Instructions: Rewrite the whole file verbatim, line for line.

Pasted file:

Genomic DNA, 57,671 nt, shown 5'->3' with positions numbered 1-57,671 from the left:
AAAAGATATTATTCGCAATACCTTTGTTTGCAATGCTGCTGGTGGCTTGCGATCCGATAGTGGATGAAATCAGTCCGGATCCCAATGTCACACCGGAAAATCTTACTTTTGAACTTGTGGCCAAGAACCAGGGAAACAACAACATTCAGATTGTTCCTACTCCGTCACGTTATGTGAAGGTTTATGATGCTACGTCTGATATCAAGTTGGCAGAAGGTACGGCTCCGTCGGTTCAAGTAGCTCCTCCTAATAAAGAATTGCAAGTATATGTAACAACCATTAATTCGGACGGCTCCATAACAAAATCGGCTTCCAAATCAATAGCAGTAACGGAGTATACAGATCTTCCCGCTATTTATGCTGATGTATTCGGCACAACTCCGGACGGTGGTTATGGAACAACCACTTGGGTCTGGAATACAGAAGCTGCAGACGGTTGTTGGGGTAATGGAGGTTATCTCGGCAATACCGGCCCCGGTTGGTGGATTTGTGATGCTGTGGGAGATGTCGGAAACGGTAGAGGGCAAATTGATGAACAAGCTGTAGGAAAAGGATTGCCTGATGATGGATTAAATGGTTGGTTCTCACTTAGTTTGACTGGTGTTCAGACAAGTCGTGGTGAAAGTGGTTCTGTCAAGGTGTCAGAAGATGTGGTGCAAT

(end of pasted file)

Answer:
Genomic DNA, 57,671 nt, shown 5'->3' with positions numbered 1-57,671 from the left:
AAAAGATATTATTCGCAATACCTTTGTTTGCAATGCTGCTGGTGGCTTGCGATCCGATAGTGGATGAAATCAGTCCGGATCCCAATGTCACACCGGAAAATCTTACTTTTGAACTTGTGGCCAAGAACCAGGGAAACAACAACATTCAGATTGTTCCTACTCCGTCACGTTATGTGAAGGTTTATGATGCTACGTCTGATATCAAGTTGGCAGAAGGTACGGCTCCGTCGGTTCAAGTAGCTCCTCCTAATAAAGAATTGCAAGTATATGTAACAACCATTAATTCGGACGGCTCCATAACAAAATCGGCTTCCAAATCAATAGCAGTAACGGAGTATACAGATCTTCCCGCTATTTATGCTGATGTATTCGGCACAACTCCGGACGGTGGTTATGGAACAACCACTTGGGTCTGGAATACAGAAGCTGCAGACGGTTGTTGGGGTAATGGAGGTTATCTCGGCAATACCGGCCCCGGTTGGTGGATTTGTGATGCTGTGGGAGATGTCGGAAACGGTAGAGGGCAAATTGATGAACAAGCTGTAGGAAAAGGATTGCCTGATGATGGATTAAATGGTTGGTTCTCACTTAGTTTGACTGGTGTTCAGACAAGTCGTGGTGAAAGTGGTTCTGTCAAGGTGTCAGAAGATGTGGTGCAAT